Balanced Libraries one month in

Balanced Libraries: Thoughts on Continuity and Change

It’s been just over a month since Balanced Libraries: Thoughts on Continuity and Change went on sale, a little more than three weeks since anybody but me saw a copy.

So how’s it going?

There are two wonderful reviews, one from Pete Smith at library too, another from Jennifer Macaulay at Life as I know it.

Pete sez (among other things–it’s a thoughtful, detailed review):

[O]ne of the most refreshing aspects of the book [is] that it offers ideas, reflections and examples but always reminds us to put these in the context of our libraries and our visitors. The book is thus a good example of a balanced approach; it is not a strident call to revolution, nor a paean to lost joys. Rather it is a reasoned call to maintain the best of what we have and to always look as to how we can make change work for our libraries…

I recommend this book to anyone interested in ‘Library 2.0′ and other contemporary issues, as Crawford sets them in their wider context. Yet it covers broader issues than just the latest technology, and does so in a considered way. As such, it will also stand when today’s issues are yesterday’s debates. It is passionate, yet not partisan; timely, yet not time bound.

Jennifer sez (among other things–a slightly shorter and also thoughtful review):

I would recommend this book to any of my colleagues. Whether one likes the term or not, the concept of Library 2.0 is important as are the discussions that have taken place around it. Reading Balanced Libraries is a great way to learn more about Library 2.0 – in a very non-threatening way that won’t cause people to become overwhelmed by the winds of change that seem to always be surrounding us….

I definitely think it would be great for all library students to read also. There is some great information about how to balance change and continuity in libraries – which to me, is a critical message.

She also calls the book an “easy read,” which I regard as high praise.

I’m also assured by several people that Lulu’s doing a consistently good production job; I know I’m more than pleased with my own copy. And at $21.50, it’s a bargain among books in this subject area…

When you go to Lulu to order your copy–the link just under the cover works fine–don’t be misled by the seemingly high sales ranking (hey! I’m in the top 2,000!). I won’t cite actual sales, but they’re still in double digits–but it’s early yet.

I’m pleased with Lulu. I’m pleased with the book. I’m delighted with the reviews (but will link equally to mixed and bad reviews, and I expect some mixed reviews…or are those who won’t like my idea of balance unlikely to even read the book?). In an odd and sometimes difficult spring, it’s a bright spot.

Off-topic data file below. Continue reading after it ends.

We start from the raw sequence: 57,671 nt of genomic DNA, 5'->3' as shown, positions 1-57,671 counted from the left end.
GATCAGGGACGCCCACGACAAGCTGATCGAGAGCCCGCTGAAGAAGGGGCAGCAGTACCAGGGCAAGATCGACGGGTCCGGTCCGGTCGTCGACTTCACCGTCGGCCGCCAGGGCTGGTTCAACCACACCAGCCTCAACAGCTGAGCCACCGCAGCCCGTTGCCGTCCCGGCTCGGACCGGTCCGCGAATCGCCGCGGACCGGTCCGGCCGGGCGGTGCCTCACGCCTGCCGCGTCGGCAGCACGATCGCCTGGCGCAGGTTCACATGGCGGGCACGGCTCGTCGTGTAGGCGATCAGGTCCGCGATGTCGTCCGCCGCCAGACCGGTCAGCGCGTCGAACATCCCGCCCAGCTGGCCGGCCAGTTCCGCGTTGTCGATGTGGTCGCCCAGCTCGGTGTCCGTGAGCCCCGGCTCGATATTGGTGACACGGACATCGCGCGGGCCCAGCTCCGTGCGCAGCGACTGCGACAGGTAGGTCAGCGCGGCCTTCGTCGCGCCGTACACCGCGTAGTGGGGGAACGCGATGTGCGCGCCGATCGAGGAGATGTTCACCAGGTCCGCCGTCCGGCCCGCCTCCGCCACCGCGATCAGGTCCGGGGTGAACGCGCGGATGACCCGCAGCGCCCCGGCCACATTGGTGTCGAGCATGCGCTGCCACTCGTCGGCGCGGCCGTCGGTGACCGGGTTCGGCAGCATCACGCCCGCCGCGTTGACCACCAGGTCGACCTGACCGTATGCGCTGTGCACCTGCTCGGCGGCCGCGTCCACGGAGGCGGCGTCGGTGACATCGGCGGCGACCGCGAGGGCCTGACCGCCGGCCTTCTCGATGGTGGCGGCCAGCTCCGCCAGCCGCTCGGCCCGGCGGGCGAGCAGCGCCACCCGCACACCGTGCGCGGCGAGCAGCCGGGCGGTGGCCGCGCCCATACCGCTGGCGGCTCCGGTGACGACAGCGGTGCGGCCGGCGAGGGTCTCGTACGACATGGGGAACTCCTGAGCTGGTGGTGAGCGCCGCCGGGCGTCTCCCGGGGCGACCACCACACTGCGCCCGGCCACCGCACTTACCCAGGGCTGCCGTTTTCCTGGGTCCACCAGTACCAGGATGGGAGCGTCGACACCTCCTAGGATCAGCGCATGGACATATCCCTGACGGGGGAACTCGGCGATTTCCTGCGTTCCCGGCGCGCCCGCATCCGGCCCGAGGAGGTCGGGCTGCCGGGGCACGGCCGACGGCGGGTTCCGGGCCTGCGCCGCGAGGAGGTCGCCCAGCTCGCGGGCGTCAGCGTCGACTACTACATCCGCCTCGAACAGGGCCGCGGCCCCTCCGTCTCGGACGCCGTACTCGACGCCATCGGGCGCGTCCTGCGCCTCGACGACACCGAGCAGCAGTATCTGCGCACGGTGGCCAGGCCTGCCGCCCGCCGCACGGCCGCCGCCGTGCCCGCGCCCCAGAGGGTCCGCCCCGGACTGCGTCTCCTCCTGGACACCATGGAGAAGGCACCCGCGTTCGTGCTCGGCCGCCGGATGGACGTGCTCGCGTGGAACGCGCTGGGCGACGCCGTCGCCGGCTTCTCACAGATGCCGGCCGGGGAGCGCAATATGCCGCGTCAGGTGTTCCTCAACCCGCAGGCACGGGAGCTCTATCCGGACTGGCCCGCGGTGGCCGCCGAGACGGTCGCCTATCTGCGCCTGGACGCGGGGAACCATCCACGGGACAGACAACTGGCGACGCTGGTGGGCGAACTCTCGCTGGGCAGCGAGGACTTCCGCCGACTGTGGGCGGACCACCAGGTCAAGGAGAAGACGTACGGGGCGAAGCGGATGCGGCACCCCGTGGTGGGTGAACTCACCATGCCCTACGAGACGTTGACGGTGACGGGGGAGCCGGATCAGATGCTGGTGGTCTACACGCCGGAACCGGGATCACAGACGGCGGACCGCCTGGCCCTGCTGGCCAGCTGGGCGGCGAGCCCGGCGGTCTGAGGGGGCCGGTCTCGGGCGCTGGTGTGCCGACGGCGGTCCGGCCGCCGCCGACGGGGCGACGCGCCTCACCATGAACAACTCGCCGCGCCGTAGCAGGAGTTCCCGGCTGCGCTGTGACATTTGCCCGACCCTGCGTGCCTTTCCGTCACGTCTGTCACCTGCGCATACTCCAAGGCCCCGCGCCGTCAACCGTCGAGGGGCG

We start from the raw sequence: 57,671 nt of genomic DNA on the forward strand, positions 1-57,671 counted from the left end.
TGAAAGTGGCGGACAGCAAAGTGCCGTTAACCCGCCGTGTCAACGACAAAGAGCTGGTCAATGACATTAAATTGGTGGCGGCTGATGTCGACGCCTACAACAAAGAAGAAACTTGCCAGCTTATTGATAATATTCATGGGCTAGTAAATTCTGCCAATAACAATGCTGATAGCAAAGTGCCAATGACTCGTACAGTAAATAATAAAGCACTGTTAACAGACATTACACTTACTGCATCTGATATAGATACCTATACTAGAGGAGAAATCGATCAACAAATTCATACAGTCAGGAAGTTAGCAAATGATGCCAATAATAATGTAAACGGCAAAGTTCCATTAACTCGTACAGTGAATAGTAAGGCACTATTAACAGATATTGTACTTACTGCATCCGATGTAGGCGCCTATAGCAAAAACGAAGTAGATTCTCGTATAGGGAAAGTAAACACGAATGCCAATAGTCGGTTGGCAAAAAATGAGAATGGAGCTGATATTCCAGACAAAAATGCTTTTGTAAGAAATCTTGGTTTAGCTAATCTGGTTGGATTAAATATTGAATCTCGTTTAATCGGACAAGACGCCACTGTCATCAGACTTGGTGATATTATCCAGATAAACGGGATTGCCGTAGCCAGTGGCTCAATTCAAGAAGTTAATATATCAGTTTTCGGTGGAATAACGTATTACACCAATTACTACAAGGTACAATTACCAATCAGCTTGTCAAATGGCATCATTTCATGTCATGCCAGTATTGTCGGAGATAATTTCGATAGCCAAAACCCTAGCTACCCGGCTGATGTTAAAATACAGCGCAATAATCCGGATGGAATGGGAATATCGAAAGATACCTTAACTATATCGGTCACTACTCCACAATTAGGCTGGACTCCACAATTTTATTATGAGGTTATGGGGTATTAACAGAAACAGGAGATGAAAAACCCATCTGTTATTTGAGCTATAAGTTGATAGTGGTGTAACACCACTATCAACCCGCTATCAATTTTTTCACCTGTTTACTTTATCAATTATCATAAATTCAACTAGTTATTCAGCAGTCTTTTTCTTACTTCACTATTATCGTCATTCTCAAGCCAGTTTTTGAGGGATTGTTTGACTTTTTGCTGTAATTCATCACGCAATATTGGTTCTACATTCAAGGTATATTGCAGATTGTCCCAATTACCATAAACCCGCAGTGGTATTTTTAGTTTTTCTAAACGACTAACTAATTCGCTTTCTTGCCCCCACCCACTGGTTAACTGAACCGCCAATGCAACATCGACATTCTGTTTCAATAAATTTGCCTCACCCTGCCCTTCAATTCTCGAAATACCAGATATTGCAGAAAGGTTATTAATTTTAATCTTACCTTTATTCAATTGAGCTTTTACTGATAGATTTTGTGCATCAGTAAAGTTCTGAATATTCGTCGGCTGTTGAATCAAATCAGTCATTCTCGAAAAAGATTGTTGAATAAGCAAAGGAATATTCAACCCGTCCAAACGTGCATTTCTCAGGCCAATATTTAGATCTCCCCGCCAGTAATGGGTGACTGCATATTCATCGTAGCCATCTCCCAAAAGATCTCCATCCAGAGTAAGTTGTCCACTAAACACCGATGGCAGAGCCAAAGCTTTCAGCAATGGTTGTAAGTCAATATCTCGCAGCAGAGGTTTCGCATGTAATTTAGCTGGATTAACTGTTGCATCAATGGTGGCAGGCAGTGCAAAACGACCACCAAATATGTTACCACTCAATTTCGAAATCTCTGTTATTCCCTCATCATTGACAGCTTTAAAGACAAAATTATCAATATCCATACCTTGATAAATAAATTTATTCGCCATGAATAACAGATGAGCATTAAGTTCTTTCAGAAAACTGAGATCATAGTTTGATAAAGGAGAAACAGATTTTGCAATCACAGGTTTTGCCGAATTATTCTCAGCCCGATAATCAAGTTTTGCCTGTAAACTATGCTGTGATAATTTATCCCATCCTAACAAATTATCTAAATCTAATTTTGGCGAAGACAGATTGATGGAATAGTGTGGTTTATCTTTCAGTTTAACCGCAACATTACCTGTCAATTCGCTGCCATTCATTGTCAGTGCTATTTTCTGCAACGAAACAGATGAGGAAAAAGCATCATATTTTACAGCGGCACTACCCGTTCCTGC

Oh, and one reminder: Typos and layout problems are entirely my fault. Lulu just prints what I sent them.

2 Responses to “Balanced Libraries one month in”

  1. Stian Haklev Says:

    Hi Walt, I have been following your blog for over a year now, this is the first time you hear from me :) I am not a professional librarian but I love books and literacy, and think that libraries are essential institutions also in the future.

    I was wondering why you had chosen (as far as I can see) not to enable people to download a copy of your book (for payment). I am currently living and working in Indonesia, and I couldn’t even imagine the time and cost to have the book shipped down here. If there was an online version, I might consider buying it. (I know you are sceptical to reading online, but with a tiny ibook it’s feasible – not ideal but when far away from sources of printed books :) I’ve read a bunch of Creative Commons books, fiction and non-fiction, in my bed, on my laptop).

    If not, I guess I’ll wait till I’m back in Toronto and hope that the Library and Information Studies library has picked it up.

    Thanks
    Stian

  2. walt Says:

    Hi Stan,

    I’m not a professional librarian either…

    Well, three chapters of the book–two in rough draft stage–are available for download, in recent issues of Cites & Insights.

    Right now, I need to get a better sense of whether it’s economically feasible to publish books this way–whether I can get enough sales to justify the time investment. Downloadable copies raise other issues–and, of course, they’d be pure PDF designed for printing.

    I may make the book available for downloading later. Not right now; it adds complexities that I’m not currently prepared to deal with.

    Have you checked the Lulu site? You can always fill out the order and cancel it if the shipping cost is too high. It says Asia & Pacific Rim should be 10-20 days (plus the 3-5 days for manufacturing) for economy shipping, 5-7 days for standard shipping. The book price itself is the same. I know that people have been receiving it in Europe with no difficulty, although Indonesia is admittedly not Europe.


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